Elias single-handedly wrestles the crocodile up the platform with his rope, but it whips its tail and drags Elias into the water again. The hero of the day isn’t Elias but Ibarra who jumps into the water too and stabs the crocodile. 

Elias thanks Ibarra and thus begins the bromance between the two men who both wish to be catalysts for change in Philippine society.

How the Day Ends

Ibarra brings the picnic to a forested area on his property. In the afternoon, we learn that Elias, who had already left the party, is wanted by the Civil Guard. Maria Clara doesn’t think him a tulisan or bandit, though, “‘but he has a brooding look. I didn’t see him smile the whole morning.’” 

The sun sets on this day with Elias visiting his sweetheart, Salome. She asks Elias if there were pretty girls at the picnic. She does not appear jealous, though, just eager to experience vicariously the fun at the picnic.

“’There was one… the fiancée of the rich young man who has just come back from Europe,’ answered Elias indistinctly.

‘‘’Oh, I know, the daughter of the rich Capitán Tiago! They say she has turned out a real beauty!’

“‘Oh yes, very beautiful and very kind, he replied, stifling a sigh.’”

Elias and Maria Clara

And that is all that happened between Elias and Maria Clara. I thought it odd, though, that Rizal did not make any of Maria Clara’s friends notice the flirtation at the picnic. Did I read Rizal wrong? 

Five chapters later, Rizal hints that I read him right. In At Nightfall, Maria Clara with her girlfriends, chaperoned by Tia Isabel, and Ibarra walk about town before the last day of the fiesta. After drinking tsokolate, the girls walk beside each other and talk about the Lieutenant’s wife Dona Consolacion. Sinang, who is a keen observer, speaks of Dona Consolacion:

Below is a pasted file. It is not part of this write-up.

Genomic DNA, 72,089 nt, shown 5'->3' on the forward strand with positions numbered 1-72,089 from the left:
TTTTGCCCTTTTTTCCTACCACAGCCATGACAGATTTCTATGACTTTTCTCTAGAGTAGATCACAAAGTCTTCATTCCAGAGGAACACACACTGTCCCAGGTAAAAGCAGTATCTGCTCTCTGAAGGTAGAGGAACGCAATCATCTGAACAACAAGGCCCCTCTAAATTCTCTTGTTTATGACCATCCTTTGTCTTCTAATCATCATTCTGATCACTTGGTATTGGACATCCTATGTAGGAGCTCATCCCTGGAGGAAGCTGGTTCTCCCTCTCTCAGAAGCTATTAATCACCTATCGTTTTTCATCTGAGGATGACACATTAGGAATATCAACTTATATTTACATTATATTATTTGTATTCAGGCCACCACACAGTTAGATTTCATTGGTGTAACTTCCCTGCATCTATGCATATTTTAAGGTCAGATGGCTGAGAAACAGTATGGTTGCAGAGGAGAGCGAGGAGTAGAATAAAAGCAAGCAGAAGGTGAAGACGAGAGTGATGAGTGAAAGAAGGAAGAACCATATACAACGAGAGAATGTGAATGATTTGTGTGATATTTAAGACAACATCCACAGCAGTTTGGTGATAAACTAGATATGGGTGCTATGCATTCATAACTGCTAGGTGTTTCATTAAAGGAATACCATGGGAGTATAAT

“’I could never stand her, and even less after she spoiled our outing with those stupid soldiers of hers. If I were the Archbishop, I’d marry her off to Father Salvi. Their children would be something to see! Just fancy, having that poor steersman arrested who threw himself into the water just to please…”

…______? Rizal is a tease. He distracts Sinang and does not let her finish her sentence.

The Full Strength of Her Love

Midway through the novel, Ibarra is ex-communicated from the Catholic Church and Maria Clara is asked by her father to marry someone else.  While she loved Ibarra since they were young, it is at this point of forced separation that Rizal says Maria Clara realizes the “full strength” of her love for him.